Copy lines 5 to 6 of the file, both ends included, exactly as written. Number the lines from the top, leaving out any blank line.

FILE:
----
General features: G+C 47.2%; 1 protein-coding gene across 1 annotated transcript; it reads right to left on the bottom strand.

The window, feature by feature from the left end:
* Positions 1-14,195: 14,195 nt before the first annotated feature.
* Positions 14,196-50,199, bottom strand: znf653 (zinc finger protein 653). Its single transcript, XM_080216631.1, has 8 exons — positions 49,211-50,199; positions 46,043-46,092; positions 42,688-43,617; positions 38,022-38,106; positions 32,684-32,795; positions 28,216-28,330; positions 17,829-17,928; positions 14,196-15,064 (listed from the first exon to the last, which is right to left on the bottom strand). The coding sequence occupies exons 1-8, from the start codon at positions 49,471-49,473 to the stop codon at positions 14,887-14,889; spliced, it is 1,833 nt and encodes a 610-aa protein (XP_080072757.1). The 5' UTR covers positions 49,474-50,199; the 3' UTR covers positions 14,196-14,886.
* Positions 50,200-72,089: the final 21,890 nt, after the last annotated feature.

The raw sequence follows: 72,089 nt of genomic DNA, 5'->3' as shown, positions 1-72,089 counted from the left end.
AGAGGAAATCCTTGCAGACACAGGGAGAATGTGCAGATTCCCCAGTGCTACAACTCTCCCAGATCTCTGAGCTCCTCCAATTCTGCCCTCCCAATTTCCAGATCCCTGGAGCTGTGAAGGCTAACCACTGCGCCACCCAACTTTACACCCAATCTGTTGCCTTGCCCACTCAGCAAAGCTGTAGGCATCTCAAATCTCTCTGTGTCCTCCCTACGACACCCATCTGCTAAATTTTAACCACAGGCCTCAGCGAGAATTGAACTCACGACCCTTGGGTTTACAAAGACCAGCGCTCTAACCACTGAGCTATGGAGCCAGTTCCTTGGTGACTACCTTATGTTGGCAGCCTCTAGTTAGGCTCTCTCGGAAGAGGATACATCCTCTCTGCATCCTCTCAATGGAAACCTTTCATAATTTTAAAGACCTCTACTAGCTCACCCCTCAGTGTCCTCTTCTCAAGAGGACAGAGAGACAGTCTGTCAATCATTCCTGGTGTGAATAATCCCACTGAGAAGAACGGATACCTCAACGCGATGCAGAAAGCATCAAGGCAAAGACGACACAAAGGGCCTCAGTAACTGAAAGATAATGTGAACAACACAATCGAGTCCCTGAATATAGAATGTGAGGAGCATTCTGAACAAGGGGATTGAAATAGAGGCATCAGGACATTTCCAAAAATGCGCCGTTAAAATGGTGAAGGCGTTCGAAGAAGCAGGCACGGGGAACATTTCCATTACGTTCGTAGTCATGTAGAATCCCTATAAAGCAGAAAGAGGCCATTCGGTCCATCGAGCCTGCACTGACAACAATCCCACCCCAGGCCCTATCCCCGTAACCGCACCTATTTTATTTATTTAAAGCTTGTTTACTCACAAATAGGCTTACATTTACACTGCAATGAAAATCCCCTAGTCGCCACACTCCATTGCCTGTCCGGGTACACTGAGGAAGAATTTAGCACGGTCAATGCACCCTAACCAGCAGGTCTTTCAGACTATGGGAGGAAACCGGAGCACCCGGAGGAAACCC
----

* Positions 50,200-72,089: the final 21,890 nt, after the last annotated feature.

The raw sequence follows: 72,089 nt of genomic DNA, 5'->3' as shown, positions 1-72,089 counted from the left end.